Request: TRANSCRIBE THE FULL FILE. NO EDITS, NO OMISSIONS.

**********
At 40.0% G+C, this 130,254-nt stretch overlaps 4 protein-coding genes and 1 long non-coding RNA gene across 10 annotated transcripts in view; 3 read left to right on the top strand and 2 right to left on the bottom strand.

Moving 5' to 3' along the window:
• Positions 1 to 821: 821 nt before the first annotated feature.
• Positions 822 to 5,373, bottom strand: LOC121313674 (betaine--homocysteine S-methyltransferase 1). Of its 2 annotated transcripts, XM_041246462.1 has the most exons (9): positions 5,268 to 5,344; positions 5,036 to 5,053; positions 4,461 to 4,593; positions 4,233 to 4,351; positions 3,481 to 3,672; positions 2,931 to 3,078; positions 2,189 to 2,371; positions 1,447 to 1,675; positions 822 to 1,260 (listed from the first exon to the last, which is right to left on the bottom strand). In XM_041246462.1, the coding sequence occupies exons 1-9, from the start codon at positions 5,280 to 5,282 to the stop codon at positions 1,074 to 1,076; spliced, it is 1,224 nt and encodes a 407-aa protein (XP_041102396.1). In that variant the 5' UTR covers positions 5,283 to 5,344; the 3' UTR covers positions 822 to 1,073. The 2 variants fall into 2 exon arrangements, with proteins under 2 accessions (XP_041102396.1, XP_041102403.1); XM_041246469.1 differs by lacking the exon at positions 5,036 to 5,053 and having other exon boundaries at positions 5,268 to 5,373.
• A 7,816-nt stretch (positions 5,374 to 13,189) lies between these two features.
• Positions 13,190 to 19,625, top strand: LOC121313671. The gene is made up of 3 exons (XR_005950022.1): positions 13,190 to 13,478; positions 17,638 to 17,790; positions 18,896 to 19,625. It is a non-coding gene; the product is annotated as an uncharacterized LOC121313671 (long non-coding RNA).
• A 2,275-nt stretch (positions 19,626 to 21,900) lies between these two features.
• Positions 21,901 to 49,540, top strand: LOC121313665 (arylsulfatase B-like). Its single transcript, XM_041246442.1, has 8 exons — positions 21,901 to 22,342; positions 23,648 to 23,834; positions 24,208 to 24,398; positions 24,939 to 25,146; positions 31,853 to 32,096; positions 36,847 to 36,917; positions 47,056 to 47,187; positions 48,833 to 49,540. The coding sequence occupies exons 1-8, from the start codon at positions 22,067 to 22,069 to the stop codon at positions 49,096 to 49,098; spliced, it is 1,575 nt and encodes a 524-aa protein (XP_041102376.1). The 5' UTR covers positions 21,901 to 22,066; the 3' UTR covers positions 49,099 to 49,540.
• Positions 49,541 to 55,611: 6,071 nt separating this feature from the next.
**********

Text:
At 40.0% G+C, this 130,254-nt stretch overlaps 4 protein-coding genes and 1 long non-coding RNA gene across 10 annotated transcripts in view; 3 read left to right on the top strand and 2 right to left on the bottom strand.

Moving 5' to 3' along the window:
• Positions 1 to 821: 821 nt before the first annotated feature.
• Positions 822 to 5,373, bottom strand: LOC121313674 (betaine--homocysteine S-methyltransferase 1). Of its 2 annotated transcripts, XM_041246462.1 has the most exons (9): positions 5,268 to 5,344; positions 5,036 to 5,053; positions 4,461 to 4,593; positions 4,233 to 4,351; positions 3,481 to 3,672; positions 2,931 to 3,078; positions 2,189 to 2,371; positions 1,447 to 1,675; positions 822 to 1,260 (listed from the first exon to the last, which is right to left on the bottom strand). In XM_041246462.1, the coding sequence occupies exons 1-9, from the start codon at positions 5,280 to 5,282 to the stop codon at positions 1,074 to 1,076; spliced, it is 1,224 nt and encodes a 407-aa protein (XP_041102396.1). In that variant the 5' UTR covers positions 5,283 to 5,344; the 3' UTR covers positions 822 to 1,073. The 2 variants fall into 2 exon arrangements, with proteins under 2 accessions (XP_041102396.1, XP_041102403.1); XM_041246469.1 differs by lacking the exon at positions 5,036 to 5,053 and having other exon boundaries at positions 5,268 to 5,373.
• A 7,816-nt stretch (positions 5,374 to 13,189) lies between these two features.
• Positions 13,190 to 19,625, top strand: LOC121313671. The gene is made up of 3 exons (XR_005950022.1): positions 13,190 to 13,478; positions 17,638 to 17,790; positions 18,896 to 19,625. It is a non-coding gene; the product is annotated as an uncharacterized LOC121313671 (long non-coding RNA).
• A 2,275-nt stretch (positions 19,626 to 21,900) lies between these two features.
• Positions 21,901 to 49,540, top strand: LOC121313665 (arylsulfatase B-like). Its single transcript, XM_041246442.1, has 8 exons — positions 21,901 to 22,342; positions 23,648 to 23,834; positions 24,208 to 24,398; positions 24,939 to 25,146; positions 31,853 to 32,096; positions 36,847 to 36,917; positions 47,056 to 47,187; positions 48,833 to 49,540. The coding sequence occupies exons 1-8, from the start codon at positions 22,067 to 22,069 to the stop codon at positions 49,096 to 49,098; spliced, it is 1,575 nt and encodes a 524-aa protein (XP_041102376.1). The 5' UTR covers positions 21,901 to 22,066; the 3' UTR covers positions 49,099 to 49,540.
• Positions 49,541 to 55,611: 6,071 nt separating this feature from the next.